How airlines protect against cyber-attack: “Adversaries are not systems, but people who are smart and who pursue goals”

Philippe-Emmanuel Maulion, Corporate Information Security Officer of SITA (Société Internationale de Télécommunications Aéronautiques) shared perspectives from the air transport sector, with numerous practical examples.

The threat landscape addressed by SITA includes airports, aircraft, air traffic management and all steps in between – the whole cycle of air transport covering both passenger and freight security. Motivated, sophisticated and targeted cyber-attacks are evident across the expanse of global air transport. Many attacks are not necessarily aimed at the air industry per se, but are part of global attacks aimed at specific countries or regions. Cyber security is therefore a key business issue, and cyber security related expenditure is forecast to grow 8.3% CAGR through 2020 in the air transport sector.

Cyber threat intelligence gathering reveals that adversaries are not systems, but people who are smart and who pursue goals. They are professionals and are well funded either by crime or by political aims.

Applying cyber threat intelligence tends to follow a military-style approach, is highly structured, and is based on years of experience. Intelligence reports support operational decision making and shared understanding between security actors.

Typical attacks show seven stages: reconnoitre; weaponize; deliver; exploit; control; execute; maintain. Defending each stage requires different intelligence / approaches to disrupt the flow of the attack. Proactive detection mitigation will address the early stages, while incident response processes deal with the later stages if they are achieved.

A range of actions to address each stage were presented. For example, self-reconnaissance can reveal your own weaknesses, and can allow you to identify what your adversaries can use/do against you – also fingerprints on your systems will show what is happening.

In general, cybersecurity intelligence must address:

  • What campaigns are targeting my industry or similar companies to mine?
  • Who are the adversaries I should be (most) concerned about?
  • What is the nature of the attacker e.g. criminal, hacktivism, industrial espionage?
  • What tactics, techniques and procedures (TTPs) are these attackers using?
  • What are the TTPs most seen?
  • What vulnerabilities are being exploited? Weaknesses most observed?
  • How should I best adapt my defences to counter these attackers?
  • How have other victims reacted?

These issues can be addressed in isolation, but with significant cost. Cooperation and sharing of information can reduce cost within a single industry, such as Rail, where issues to be addressed are greatly in common. Cooperation also speeds response and recovery.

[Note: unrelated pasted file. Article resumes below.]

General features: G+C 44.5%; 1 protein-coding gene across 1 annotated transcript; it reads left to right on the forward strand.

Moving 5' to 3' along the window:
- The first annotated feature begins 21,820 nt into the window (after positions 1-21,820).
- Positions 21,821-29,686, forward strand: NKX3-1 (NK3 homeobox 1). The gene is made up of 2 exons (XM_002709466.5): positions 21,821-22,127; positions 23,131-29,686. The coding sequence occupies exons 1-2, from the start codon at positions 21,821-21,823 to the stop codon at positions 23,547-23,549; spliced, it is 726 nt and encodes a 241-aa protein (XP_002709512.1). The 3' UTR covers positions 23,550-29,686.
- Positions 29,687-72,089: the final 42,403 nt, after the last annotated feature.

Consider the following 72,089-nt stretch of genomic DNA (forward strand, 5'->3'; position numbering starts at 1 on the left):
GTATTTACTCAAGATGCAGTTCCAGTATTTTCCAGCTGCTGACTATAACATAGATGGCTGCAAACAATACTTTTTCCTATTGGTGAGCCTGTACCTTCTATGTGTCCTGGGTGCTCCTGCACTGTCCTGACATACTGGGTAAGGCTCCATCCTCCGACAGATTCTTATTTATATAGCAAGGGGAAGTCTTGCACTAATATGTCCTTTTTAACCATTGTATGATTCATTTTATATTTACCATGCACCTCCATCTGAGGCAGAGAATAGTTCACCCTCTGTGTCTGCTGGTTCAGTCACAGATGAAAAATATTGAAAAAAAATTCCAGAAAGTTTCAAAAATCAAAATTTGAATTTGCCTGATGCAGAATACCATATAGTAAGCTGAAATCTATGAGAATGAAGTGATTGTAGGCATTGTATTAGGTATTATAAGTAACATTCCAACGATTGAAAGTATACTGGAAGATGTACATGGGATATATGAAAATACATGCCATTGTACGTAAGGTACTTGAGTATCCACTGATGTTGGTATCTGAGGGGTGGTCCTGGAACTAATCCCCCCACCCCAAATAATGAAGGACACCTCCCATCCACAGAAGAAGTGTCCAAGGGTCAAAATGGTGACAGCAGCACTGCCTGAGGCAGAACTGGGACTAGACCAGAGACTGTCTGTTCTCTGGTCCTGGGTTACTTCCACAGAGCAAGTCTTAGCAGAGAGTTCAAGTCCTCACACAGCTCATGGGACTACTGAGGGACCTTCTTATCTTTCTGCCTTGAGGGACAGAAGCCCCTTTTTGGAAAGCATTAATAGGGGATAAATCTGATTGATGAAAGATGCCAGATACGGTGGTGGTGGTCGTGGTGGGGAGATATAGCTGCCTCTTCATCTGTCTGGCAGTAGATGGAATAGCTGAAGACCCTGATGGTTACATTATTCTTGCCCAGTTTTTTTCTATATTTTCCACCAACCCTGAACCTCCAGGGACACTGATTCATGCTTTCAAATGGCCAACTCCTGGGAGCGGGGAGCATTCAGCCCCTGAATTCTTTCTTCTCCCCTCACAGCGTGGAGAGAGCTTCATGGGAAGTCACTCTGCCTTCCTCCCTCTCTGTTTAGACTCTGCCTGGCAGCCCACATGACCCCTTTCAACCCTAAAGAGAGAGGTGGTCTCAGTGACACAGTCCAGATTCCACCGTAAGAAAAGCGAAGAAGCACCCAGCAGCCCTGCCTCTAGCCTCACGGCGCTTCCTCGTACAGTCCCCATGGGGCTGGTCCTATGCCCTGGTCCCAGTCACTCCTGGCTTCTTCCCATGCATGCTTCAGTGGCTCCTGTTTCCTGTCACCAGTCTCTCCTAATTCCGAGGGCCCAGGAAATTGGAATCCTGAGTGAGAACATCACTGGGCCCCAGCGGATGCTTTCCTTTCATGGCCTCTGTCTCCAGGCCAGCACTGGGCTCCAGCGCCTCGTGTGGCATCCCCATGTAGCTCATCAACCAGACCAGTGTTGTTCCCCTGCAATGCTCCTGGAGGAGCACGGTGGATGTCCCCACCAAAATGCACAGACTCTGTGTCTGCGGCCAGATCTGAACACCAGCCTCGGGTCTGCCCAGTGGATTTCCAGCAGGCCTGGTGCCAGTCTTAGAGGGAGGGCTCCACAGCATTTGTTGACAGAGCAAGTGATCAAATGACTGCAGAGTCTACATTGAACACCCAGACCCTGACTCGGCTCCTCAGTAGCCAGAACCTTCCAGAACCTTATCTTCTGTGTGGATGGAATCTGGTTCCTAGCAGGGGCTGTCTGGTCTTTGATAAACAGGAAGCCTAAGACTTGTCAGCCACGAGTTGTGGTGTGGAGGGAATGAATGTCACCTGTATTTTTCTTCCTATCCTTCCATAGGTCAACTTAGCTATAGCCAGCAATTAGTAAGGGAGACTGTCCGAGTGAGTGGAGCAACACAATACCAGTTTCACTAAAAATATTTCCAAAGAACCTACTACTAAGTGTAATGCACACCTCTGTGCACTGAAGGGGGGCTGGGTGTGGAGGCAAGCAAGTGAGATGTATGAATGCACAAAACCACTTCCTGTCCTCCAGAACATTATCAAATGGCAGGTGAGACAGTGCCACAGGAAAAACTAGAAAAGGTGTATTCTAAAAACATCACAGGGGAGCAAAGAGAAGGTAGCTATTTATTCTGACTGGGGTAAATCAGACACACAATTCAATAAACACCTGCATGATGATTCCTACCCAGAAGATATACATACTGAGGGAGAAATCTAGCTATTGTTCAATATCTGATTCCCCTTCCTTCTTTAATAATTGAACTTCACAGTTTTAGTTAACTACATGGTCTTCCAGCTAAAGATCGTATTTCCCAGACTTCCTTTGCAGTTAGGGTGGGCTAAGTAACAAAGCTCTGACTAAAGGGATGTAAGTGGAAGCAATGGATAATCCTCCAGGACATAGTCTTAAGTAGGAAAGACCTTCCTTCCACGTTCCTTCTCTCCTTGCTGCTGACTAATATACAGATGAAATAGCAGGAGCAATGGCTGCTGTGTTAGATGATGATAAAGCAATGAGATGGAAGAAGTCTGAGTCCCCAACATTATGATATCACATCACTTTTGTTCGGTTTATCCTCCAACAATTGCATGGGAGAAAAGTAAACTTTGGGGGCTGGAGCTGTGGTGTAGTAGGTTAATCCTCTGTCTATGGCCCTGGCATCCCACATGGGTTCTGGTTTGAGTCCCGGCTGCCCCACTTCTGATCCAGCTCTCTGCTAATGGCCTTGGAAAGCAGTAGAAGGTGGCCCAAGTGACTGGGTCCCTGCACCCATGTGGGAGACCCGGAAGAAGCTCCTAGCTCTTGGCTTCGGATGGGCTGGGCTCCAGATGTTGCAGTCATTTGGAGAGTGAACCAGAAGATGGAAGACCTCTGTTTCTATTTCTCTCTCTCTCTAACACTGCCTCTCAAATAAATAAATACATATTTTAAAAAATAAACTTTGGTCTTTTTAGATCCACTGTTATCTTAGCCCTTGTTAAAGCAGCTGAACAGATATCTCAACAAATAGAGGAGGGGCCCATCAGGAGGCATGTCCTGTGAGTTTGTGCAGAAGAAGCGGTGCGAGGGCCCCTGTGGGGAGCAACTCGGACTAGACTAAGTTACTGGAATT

The overarching goals should address:

  • Identify weaknesses most observed.
  • Identify vulnerabilities that are being exploited.
  • Support informed decision making; clarify the risk landscape.
  • Decrease the time to detect an attack.
  • Prevent attacks.
  • Augment incident response capability; facilitate investigation of attacks.
  • Improve information security management practices.

All of these can be better addressed through cooperation within the European Rail Area.

Dr Maulion emphasised, in summing up: The cybersecurity threat is real, co-ordinated and happening now – across all industries, including rail; Cybersecurity intelligence can help individual organisations address and respond to threats; Industry-wide shared intelligence is most helpful to protect a specific industry.

“CyberSecurity4Rail” Railway Industry Conference - Brussels 4th October 2017

Conference Report

  1. Welcome and overview: “Co-operation is essential in the quest to manage technology and people for security”
  2. Cyber security – don’t be a victim: “Information is power and control of information has unexpected consequences”
  3. The regulators’ view on cyber security: “Multi-modal transport requires data exchange and interconnection”
  4. Security in the SERA – policy considerations: “The need for common understanding, guidelines and best practices”
  5. The Network and Information Security Directive (NIS Directive): “A host of European actions in cyber security”
  6. The railway sector perspective on cyber security: “Integrated approach to security and safety without duplication”
  7. How airlines protect against cyber-attack: “Adversaries are not systems, but people who are smart and who pursue goals”
  8. Secure networks for collaborative services: “Networks are the risk – meshed networks provide a segmented and secure response”
  9. First panel discussion: Product liability, staff training & awareness, information sharing in both safety and security…”
  10. Cyber security and resilience of transport infrastructure: “Current European initiatives in cyber security supporting Rail”
  11. Perspectives from a European railway operator: “Trains as data centres – protecting train IT as a cyber-crime target”
  12. Lessons learned from EU projects SECRET and CYRAIL: “Rail as critical infrastructure requires strong projects to protect it”
  13. Perspectives of a railway infrastructure manager: “Extensive premises, public accessibility – DB managing security risks”
  14. The telecommunications view: “Risk management depends on agility”
  15. The IT provider view: “Understand vulnerability and develop avoidance and mitigation strategies”
  16. Second panel discussion: “The need for co-ordinated action”
  17. Closing keynote address: “Achieving an EURail-ISAC, without replication or over-regulation….”
  18. The Way Forward: “Establishing a European Railway ISAC based on a common understanding”
  19. Annexe - Conference Evaluation Summary – Consensus


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